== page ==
I just know that the cinematic purists are out there right now weeping bitter tears of despair. They must be thinking: How could anyone allow for a 3D conversion of The Wizard of Oz, which, since its original 1939 release, has become a perennial favorite and is widely regarded as one of the greatest movies ever made? I suppose they have a point; on narrative, characteristic, and thematic levels, the 3D conversion was unnecessary – a gimmick that was applied, I have no doubt, because 3D films are currently a very popular trend.
But one must also consider the visual level, and this is where the Chris Pandolfi you know, who’s generally dismissive of the 3D process and almost always advises readers to save their money for traditional 2D presentations, begins to weaken in his resolve. That’s because the film has been restored exclusively for IMAX screens, and IMAX projectors are the only ones I know of that successfully allow for a watchable 3D experience. Not only is the picture not dim, we actually feel immersed.
Consider the moment at the end of the song “Follow the Yellow Brick Road/You’re Off to See the Wizard,” after the Munchkins have trailed a bounding Dorothy (Judy Garland) to the edge of Munchkinland; the scene cuts to a shot of Dorothy and the Munchkins looking off into the distance, where the yellow brick road appears to crest several cartoonishly round hills before disappearing over the horizon. When watching the original 2D version of the film, it’s plainly evident that the distant landscape is merely a painting on the wall of the soundstage, and we can clearly see where the physical road ends and the painting begins. This new 3D version corrects this by making the line separating the two look like a natural dip in the road, and it really does seem as if some of the painted hills are closer to us while others are farther away. There’s a convincing sense of depth perception.
In spite of the drawbacks 3D conversions can potentially cause (and often do), this is the most beautiful The Wizard of Oz has ever looked and sounded. The picture contains not a single scratch, dust speck, dirt smudge, or printing defect. The soundtrack contains not a single hiss, pop, click, or droning buzz. Everything is bright, colorful, and crystal clear. I was hoping there would be extra credits added to the end of the film acknowledging those involved with this particular restoration, simply so that I would know whom to praise. Sadly, there weren’t any extra credits. Whoever was involved, they have outdone themselves, and I sincerely thank them for their efforts. This rerelease is not only a prime example of the importance of film preservation, it also makes what I believe to be a compelling case for the ways in which 3D can successfully be utilized, even if it happens to be added in postproduction.
But let’s set the latest advancements in technology aside for the time being, along with any arguments over whether or not applying 3D to a classic film is cinematic blasphemy. I think we can all agree that The Wizard of Oz is a wonderful movie, plain and simple. Part of the reason it has endured for over seventy years, I believe, is that it tells a children’s story without playing down to its audience. It can be exuberant fun, as in moments when Dorothy, the Scarecrow (Ray Bolger), the Tin Man (Jack Haley), and the Cowardly Lion (Bert Lahr) skip down the yellow brick road singing merrily, but it can also be scary and exciting, especially in scenes with the Wicked Witch of the West (Margaret Hamilton), who threatens not only Dorothy’s life but also that of her defenseless dog, Toto. And its sense of humor is so much more sophisticated than it might initially seem. To illustrate my point, carefully consider the Scarecrow’s speculation that “some people without brains do an awful lot of talking, don’t they?”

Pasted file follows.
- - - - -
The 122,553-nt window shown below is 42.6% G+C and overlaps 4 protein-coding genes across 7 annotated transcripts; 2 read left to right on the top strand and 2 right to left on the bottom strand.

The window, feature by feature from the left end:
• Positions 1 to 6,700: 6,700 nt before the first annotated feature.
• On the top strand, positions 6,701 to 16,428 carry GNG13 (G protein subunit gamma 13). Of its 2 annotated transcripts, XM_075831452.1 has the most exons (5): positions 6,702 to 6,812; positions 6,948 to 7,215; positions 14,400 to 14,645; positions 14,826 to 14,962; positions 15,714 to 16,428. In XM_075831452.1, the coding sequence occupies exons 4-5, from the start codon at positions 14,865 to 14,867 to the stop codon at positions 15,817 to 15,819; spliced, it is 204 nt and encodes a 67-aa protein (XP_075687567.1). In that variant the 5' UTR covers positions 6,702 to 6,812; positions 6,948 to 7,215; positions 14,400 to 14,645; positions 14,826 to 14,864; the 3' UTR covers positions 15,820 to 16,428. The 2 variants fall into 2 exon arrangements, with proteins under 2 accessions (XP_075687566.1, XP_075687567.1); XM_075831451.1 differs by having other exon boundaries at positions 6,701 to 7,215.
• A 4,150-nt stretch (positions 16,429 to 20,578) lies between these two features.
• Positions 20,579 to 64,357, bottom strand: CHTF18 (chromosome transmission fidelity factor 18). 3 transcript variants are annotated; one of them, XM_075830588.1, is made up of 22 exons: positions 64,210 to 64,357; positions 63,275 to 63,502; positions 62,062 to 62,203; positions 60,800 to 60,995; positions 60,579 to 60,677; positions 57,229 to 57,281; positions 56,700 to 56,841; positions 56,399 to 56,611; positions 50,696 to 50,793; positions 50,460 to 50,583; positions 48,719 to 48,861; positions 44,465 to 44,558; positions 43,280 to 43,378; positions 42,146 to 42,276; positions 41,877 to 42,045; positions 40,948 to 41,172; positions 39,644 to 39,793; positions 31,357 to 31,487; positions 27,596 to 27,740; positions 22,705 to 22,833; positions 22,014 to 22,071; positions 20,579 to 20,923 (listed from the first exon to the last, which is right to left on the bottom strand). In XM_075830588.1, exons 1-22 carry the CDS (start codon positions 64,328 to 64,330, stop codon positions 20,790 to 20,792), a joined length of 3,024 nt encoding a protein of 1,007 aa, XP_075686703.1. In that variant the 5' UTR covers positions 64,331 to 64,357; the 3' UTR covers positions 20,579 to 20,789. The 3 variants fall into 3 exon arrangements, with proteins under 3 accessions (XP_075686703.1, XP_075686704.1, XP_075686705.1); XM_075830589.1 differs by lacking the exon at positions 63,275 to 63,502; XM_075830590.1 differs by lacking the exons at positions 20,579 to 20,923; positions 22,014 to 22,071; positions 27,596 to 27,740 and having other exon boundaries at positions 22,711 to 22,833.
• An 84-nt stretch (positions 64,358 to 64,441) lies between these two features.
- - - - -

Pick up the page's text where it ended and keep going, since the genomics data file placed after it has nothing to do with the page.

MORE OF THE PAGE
But there’s more to it than that. Dorothy is, I would argue, an easy character for children to identify with. At one point or another during our childhoods, many of us believed that our loved ones didn’t understand us, that we would have been better off running away. On the same token, if we ever found ourselves lost, scared, lonely, or threatened, we would immediately crave the comfort of their embrace and the reassurance of their protection. Above all, we would long for the familiarity of home. Initially, Dorothy believes that something is missing from her life, and she yearns to be in a place somewhere “Over the Rainbow.” But after a gigantic tornado magically transports her to Oz, she embarks on a journey driven solely by her desire to return to her farm in Kansas, because as beautiful as much of it is, Oz simply isn’t home. She must also come to grips with how much she underappreciated her Aunt Em (Clara Blandick), who she believes is dying.
This re-release has been marketed as a celebration of the film’s seventy-fifth anniversary, although if you do the math, you’ll find that only seventy-four years have passed. I suppose it doesn’t matter. The film itself is the important thing. Few people, if any, are going to agree with the decision to convert The Wizard of Oz to a 3D format, which is understandable given the fact that it was probably based more on marketability than on how it would benefit the story. However, I firmly believe its presentation in IMAX redeems the thinking behind it. Yes, I know it isn’t like me to recommend seeing a film in 3D, certainly not this passionately. And yes, I know that a 3D conversion – or any kind of conversion, for that matter – goes against everything cinephiles hold dear about tampering with the classics. My sincerest wish is that you can put aside your prejudices and go in with an open mind. You might be surprised.